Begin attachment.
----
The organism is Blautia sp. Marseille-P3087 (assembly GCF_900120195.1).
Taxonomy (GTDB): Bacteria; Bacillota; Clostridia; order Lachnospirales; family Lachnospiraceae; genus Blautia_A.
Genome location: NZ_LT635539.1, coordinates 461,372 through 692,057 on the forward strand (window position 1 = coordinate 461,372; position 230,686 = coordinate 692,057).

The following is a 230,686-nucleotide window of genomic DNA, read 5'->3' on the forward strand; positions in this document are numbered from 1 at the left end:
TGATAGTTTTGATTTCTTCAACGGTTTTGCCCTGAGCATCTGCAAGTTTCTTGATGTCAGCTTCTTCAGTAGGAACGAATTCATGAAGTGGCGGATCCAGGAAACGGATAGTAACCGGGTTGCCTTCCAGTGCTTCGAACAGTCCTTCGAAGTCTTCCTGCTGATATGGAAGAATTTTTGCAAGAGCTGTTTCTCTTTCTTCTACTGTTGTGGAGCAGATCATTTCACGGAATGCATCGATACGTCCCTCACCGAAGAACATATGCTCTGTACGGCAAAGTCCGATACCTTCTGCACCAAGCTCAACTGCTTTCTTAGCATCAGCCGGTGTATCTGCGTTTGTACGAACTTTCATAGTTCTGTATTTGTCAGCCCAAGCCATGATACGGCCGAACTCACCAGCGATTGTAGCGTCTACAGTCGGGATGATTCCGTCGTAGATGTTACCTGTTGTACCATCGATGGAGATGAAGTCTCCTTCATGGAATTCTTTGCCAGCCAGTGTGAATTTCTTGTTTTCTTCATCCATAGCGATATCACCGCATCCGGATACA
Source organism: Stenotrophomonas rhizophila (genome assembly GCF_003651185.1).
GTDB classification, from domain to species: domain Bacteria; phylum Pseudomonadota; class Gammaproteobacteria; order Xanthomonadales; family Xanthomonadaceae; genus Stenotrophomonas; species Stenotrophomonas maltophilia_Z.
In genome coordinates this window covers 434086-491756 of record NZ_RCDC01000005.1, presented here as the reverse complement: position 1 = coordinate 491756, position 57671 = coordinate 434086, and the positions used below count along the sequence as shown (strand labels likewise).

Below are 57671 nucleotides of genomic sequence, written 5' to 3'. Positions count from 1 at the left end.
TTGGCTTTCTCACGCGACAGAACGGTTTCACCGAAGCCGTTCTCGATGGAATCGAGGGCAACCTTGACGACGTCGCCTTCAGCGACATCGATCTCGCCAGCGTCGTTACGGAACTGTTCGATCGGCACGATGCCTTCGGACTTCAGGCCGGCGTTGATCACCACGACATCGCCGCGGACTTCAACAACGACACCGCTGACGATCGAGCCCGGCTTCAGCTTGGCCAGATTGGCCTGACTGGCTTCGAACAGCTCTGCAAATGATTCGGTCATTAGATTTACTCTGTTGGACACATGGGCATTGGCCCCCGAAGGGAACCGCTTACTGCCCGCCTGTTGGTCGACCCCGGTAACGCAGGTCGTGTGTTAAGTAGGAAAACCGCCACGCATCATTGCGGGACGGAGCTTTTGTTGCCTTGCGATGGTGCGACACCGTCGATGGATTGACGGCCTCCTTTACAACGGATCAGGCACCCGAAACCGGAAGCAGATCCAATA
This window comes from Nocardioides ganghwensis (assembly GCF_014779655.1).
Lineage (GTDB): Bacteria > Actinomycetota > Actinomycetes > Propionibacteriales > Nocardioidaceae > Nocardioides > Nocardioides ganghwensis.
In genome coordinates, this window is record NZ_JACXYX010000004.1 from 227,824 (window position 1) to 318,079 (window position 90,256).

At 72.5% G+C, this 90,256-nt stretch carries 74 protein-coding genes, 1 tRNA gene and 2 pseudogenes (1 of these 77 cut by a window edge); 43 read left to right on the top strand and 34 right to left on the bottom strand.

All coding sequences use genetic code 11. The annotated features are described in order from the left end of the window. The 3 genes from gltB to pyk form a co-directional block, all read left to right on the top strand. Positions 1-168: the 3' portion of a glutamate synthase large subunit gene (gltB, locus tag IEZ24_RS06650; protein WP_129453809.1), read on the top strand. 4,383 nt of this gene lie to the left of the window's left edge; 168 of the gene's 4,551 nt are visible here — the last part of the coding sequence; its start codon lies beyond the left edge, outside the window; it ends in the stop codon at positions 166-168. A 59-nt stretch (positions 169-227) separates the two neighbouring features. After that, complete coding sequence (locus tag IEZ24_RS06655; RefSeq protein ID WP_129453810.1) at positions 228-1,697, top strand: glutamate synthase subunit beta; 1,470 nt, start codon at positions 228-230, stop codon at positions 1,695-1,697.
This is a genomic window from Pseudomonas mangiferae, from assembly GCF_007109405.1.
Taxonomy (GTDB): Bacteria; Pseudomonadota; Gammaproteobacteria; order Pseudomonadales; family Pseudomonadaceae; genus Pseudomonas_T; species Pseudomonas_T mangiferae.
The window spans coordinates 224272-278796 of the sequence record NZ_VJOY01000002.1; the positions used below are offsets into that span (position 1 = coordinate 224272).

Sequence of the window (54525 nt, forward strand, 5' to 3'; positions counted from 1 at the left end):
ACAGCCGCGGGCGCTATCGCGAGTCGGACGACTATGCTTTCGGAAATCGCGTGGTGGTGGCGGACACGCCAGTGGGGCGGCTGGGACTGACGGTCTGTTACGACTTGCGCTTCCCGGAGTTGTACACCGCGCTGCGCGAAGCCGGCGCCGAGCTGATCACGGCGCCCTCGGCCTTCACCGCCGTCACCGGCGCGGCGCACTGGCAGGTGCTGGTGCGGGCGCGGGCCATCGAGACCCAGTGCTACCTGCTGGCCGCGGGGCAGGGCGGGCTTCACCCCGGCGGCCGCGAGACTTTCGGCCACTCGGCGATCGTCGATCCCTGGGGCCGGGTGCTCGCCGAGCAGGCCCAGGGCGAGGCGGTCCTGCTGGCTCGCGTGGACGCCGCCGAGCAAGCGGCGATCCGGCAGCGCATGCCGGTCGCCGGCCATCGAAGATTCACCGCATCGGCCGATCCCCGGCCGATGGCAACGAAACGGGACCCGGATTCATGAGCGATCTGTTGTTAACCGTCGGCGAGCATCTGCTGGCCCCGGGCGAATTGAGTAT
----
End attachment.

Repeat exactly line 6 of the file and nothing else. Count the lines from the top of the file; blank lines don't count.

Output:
Source organism: Stenotrophomonas rhizophila (genome assembly GCF_003651185.1).